Three simple tips to cope with anxiety and stress during COVID-19

It has been about three months since the pandemic started and for most people, their lives have been turned upside down. In most cities, masks have become compulsory in stores and public areas. Businesses are still attempting to adapt to the situation, leaving workers laid off. Many people are relying on government funding for their bills and daily expenditures. Regular outings like going to the mall, heading out to the movies or spending time with friends are not an option or changed due to social distancing rules. This disruption in people’s routines has created a marked uptick in stress, and anxiety.


We don’t know how long this pandemic will last, but we are here to give you three simple tips that will help you become happier and healthier in your life, whether we're on lockdown or not.

1. Maintain a healthy routine and make time for fun activities. 

 

Even when we are all stuck at home, it is better to stick to our sleep, eat, work, or school schedule. This can distract you from the current situation and help you prepare for the normal lifestyle when it ends. 

With gyms closed, it is a good idea to do some exercises at home. Whether it’s a bodyweight workout or a yoga session, it’s proven that physical activities can improve both our physical and mental health. Even as little as a 15-minute exercise everyday can tremendously enhance our physical state and boost your mood.

Perhaps your normal lifestyle was too busy for you to spend time on your hobbies. Take the time you would have spent commuting, working, or doing laundry for fun. Watch that movie that your friends have been posting about on Instagram. Play some board games with your family or even try out a simple Gordan Ramsay recipe that you didn’t have time to test. Use this time to explore interests that you may have not been able to otherwise. 


2. Use social media to improve your mental health. 

Social media reminds us we are not alone in this messy situation. Since we are unable to meet our friends outside, we can still connect online. Video chatting apps have also advanced during this time, giving us the ability to do group chats and play games. These apps can substitute in-person visits, which helps fulfill our need for face-to-face contact. Since face-to-face contact is considered a “vitamin” to our mental health, reducing the risk of depression and helping ease stress and anxiety, we would want to get as much of it as we can.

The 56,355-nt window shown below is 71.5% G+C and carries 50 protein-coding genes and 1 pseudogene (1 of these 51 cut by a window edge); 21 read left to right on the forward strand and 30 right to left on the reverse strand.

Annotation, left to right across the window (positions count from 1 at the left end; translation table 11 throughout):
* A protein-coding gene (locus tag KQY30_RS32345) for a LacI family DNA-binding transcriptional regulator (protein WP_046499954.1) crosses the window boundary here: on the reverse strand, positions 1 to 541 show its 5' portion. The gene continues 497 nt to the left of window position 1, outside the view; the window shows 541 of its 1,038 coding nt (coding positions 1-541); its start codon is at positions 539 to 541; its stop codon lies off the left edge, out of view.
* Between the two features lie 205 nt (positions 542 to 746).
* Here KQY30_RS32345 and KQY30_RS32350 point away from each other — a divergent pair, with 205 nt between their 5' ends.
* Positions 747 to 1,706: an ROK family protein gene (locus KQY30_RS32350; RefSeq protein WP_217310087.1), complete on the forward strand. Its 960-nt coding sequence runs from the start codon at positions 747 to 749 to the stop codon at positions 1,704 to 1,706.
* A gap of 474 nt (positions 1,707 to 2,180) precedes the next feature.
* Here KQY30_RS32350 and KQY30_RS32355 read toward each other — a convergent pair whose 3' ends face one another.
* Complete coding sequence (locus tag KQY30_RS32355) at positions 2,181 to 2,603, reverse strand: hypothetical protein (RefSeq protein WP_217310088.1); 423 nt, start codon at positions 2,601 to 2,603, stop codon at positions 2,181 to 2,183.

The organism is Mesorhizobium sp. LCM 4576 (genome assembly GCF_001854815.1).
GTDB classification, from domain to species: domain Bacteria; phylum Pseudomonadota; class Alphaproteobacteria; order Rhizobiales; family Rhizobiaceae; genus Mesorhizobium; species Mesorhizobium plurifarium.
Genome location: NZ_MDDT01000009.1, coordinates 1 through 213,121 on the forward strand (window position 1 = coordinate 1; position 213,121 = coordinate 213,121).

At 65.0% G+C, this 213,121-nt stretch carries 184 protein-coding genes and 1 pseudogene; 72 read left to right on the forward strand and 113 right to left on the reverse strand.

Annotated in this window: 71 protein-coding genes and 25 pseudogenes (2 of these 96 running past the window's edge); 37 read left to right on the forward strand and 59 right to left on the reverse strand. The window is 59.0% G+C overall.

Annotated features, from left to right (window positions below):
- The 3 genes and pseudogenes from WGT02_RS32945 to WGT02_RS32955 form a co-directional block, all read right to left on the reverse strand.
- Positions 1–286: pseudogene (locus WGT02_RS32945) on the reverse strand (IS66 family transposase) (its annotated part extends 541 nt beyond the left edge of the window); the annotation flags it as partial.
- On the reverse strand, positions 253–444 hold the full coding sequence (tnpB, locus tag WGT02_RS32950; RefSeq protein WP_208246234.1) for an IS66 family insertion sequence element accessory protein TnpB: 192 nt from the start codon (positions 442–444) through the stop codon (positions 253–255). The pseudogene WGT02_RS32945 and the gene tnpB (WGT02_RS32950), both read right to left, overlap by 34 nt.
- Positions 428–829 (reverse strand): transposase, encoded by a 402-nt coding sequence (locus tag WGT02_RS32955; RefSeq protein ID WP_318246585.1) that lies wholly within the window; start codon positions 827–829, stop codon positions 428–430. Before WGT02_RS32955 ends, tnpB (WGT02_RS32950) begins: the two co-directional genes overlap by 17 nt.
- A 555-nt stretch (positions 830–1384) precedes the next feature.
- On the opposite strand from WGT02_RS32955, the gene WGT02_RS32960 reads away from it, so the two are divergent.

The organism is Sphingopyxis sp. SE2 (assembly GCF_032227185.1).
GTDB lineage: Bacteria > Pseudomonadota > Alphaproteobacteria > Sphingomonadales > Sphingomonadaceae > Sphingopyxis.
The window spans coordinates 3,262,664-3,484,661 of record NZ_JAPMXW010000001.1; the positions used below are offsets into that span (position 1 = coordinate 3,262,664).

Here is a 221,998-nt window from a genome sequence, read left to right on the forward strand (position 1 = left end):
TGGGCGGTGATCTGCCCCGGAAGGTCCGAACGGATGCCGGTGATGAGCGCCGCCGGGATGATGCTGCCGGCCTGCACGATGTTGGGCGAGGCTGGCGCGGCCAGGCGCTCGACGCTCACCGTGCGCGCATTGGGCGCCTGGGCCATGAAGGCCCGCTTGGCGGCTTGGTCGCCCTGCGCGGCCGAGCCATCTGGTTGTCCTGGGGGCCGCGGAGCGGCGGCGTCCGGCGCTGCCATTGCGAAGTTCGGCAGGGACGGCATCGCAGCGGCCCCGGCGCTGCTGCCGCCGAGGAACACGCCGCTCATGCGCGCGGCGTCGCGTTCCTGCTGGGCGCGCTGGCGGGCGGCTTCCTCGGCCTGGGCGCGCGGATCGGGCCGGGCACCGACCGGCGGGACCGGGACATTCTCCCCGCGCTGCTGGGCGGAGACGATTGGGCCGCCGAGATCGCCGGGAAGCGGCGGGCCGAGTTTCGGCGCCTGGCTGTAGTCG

In addition, taking the time to curate your feed will help your experience.  Unfollowing or muting accounts that may encourage negative thinking or debates and, instead, following accounts that are light, funny, inspiring or playful, will help improve your mood and keep you feeling positive.

Social media can be a double-edged sword for your mental health

Social media can be a double-edged sword for your mental health


3. Start journaling! 

You may be wondering: “How can journaling help me with my anxiety?”.

Firstly, journaling helps you focus on the good things around you. We all know it is easy to be caught up in negativity and stress during this pandemic. This is explained as the “Baader-Meinhof Phenomenon" or "frequency bias".  You've told your brain that this thing is important to you, so it adjusts it's filters and highlights when it occurs. The same happens when you focus on bright and positive things around you. Pay attention and feel gratitude for the meal you just had in the morning, the bed you woke up in, and the different opportunities you have now that our regular way of living has been changed.

In doing so, you will notice that your life is actually better than you thought, and you’ll find yourself enjoying more of the little things that you may not have ever noticed before.  There are so many things that are taken care of for us that we don't have to focus on, and we have the opportunity to feel joy and appreciation for. 

Simply speaking, let’s look at the journey that is called life. We have been through so many ups and downs. If you are reading this article, let’s all take a minute to feel gratitude for ourselves, our family, and for everything that has happened to us. It’s OK to ‘fail’ and learn, and it is even more important that we recognize and celebrate your effort and your value. 

When you take the time to look at things in your infrastructure, people, places and things that were created and put in place to make your life easier, you feel more relaxed, cared for, and supported. Difficult things will always happen, and it’s up to us to decide how it’s going to affect us. In training your brain to focus on the positive, you become more solution-oriented, and you move through negative emotions easier.  This leads to your autonomic nervous system moving through it quicker, therefore lowering the frequency and long term impact of stress-related effects and behaviors.


There are many additional benefits to journaling and Gratitude Journaling in particular. Setting intentions, getting insight from your dreams, manifestation, visioning and so much more. If you're looking for easy ways to start and stay consistent with your gratitude practice, look no further. Get an accountability buddy, make it a fun 5, 10, or 30-day challenge with a juicy prize at the end, make it a recurring appointment in your phone calendar, and get a Guided Journal to help make your new practice easy. Get 10% off any PleaseNotes product with the code “Magic” for a limited time.


So what else are you waiting for? Pick your favourite journal and start writing to see how it can help you. We truly believe that a change in perspective can lead to a more fulfilling life with more opportunities. 

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